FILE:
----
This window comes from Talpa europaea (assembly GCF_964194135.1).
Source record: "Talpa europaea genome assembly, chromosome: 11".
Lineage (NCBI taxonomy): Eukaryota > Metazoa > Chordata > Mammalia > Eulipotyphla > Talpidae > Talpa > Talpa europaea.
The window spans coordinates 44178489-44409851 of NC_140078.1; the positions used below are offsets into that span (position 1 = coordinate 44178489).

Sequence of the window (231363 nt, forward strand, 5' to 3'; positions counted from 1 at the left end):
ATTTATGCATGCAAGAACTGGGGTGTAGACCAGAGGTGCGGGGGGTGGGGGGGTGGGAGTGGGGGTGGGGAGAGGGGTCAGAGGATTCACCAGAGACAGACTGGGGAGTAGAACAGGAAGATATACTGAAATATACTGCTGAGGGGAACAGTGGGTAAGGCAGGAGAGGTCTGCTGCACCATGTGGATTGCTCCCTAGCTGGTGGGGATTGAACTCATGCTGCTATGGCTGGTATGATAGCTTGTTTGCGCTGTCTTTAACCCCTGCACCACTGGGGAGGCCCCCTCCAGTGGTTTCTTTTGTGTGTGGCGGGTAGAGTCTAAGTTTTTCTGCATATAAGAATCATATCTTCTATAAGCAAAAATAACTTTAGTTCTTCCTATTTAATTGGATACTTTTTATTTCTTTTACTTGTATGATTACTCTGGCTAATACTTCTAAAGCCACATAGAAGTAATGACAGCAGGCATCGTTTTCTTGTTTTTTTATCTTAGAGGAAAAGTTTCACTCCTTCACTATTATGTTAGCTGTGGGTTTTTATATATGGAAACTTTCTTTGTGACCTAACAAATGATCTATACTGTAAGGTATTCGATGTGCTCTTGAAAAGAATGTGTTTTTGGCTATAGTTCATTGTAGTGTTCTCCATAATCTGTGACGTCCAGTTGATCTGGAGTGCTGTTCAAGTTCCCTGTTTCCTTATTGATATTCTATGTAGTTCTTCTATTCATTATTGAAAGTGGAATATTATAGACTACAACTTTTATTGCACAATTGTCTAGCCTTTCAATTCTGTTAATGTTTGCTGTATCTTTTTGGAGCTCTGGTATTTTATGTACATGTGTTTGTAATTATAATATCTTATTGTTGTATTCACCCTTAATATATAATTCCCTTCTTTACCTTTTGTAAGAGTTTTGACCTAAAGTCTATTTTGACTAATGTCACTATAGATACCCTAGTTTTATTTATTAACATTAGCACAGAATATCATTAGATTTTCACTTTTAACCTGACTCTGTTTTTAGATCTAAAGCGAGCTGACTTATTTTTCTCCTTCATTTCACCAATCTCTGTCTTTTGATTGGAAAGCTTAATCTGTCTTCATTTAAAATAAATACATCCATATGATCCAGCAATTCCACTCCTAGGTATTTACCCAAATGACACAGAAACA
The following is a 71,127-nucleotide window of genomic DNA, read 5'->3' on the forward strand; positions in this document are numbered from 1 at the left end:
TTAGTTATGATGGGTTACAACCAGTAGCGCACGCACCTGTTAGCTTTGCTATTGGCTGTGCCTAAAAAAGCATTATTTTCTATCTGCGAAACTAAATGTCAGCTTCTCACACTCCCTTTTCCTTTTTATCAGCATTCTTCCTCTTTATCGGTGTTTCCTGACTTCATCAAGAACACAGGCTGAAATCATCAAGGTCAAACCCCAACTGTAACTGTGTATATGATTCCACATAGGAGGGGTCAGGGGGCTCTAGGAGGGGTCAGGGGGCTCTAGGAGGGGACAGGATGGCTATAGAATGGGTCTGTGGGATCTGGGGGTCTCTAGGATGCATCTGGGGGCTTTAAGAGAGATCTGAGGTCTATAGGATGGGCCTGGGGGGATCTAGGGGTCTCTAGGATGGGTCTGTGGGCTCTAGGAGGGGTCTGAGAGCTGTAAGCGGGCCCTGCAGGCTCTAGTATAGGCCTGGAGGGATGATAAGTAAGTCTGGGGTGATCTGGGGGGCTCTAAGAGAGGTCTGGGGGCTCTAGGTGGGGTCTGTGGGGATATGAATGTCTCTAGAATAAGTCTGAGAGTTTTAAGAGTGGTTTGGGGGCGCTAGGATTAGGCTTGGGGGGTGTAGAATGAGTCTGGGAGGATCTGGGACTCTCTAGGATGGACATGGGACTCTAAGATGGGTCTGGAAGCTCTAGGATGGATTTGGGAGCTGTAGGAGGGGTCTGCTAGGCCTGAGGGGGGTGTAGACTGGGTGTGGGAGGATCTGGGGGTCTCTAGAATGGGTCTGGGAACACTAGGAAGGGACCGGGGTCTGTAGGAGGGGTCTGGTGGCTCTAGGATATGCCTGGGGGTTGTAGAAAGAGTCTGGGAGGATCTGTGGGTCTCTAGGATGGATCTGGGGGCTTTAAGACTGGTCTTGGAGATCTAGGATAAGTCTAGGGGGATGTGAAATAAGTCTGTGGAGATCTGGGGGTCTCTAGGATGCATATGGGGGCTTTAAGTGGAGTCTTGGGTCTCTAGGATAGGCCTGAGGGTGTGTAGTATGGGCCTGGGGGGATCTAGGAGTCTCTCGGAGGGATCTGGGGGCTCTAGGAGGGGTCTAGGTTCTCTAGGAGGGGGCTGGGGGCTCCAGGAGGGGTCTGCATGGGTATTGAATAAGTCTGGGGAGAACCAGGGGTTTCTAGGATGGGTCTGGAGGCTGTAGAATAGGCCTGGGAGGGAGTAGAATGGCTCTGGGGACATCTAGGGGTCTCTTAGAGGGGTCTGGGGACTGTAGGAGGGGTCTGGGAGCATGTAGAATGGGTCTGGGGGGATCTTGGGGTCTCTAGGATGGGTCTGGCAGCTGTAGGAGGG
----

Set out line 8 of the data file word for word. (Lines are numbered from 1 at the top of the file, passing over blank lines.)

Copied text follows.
TTAGTTATGATGGGTTACAACCAGTAGCGCACGCACCTGTTAGCTTTGCTATTGGCTGTGCCTAAAAAAGCATTATTTTCTATCTGCGAAACTAAATGTCAGCTTCTCACACTCCCTTTTCCTTTTTATCAGCATTCTTCCTCTTTATCGGTGTTTCCTGACTTCATCAAGAACACAGGCTGAAATCATCAAGGTCAAACCCCAACTGTAACTGTGTATATGATTCCACATAGGAGGGGTCAGGGGGCTCTAGGAGGGGTCAGGGGGCTCTAGGAGGGGACAGGATGGCTATAGAATGGGTCTGTGGGATCTGGGGGTCTCTAGGATGCATCTGGGGGCTTTAAGAGAGATCTGAGGTCTATAGGATGGGCCTGGGGGGATCTAGGGGTCTCTAGGATGGGTCTGTGGGCTCTAGGAGGGGTCTGAGAGCTGTAAGCGGGCCCTGCAGGCTCTAGTATAGGCCTGGAGGGATGATAAGTAAGTCTGGGGTGATCTGGGGGGCTCTAAGAGAGGTCTGGGGGCTCTAGGTGGGGTCTGTGGGGATATGAATGTCTCTAGAATAAGTCTGAGAGTTTTAAGAGTGGTTTGGGGGCGCTAGGATTAGGCTTGGGGGGTGTAGAATGAGTCTGGGAGGATCTGGGACTCTCTAGGATGGACATGGGACTCTAAGATGGGTCTGGAAGCTCTAGGATGGATTTGGGAGCTGTAGGAGGGGTCTGCTAGGCCTGAGGGGGGTGTAGACTGGGTGTGGGAGGATCTGGGGGTCTCTAGAATGGGTCTGGGAACACTAGGAAGGGACCGGGGTCTGTAGGAGGGGTCTGGTGGCTCTAGGATATGCCTGGGGGTTGTAGAAAGAGTCTGGGAGGATCTGTGGGTCTCTAGGATGGATCTGGGGGCTTTAAGACTGGTCTTGGAGATCTAGGATAAGTCTAGGGGGATGTGAAATAAGTCTGTGGAGATCTGGGGGTCTCTAGGATGCATATGGGGGCTTTAAGTGGAGTCTTGGGTCTCTAGGATAGGCCTGAGGGTGTGTAGTATGGGCCTGGGGGGATCTAGGAGTCTCTCGGAGGGATCTGGGGGCTCTAGGAGGGGTCTAGGTTCTCTAGGAGGGGGCTGGGGGCTCCAGGAGGGGTCTGCATGGGTATTGAATAAGTCTGGGGAGAACCAGGGGTTTCTAGGATGGGTCTGGAGGCTGTAGAATAGGCCTGGGAGGGAGTAGAATGGCTCTGGGGACATCTAGGGGTCTCTTAGAGGGGTCTGGGGACTGTAGGAGGGGTCTGGGAGCATGTAGAATGGGTCTGGGGGGATCTTGGGGTCTCTAGGATGGGTCTGGCAGCTGTAGGAGGG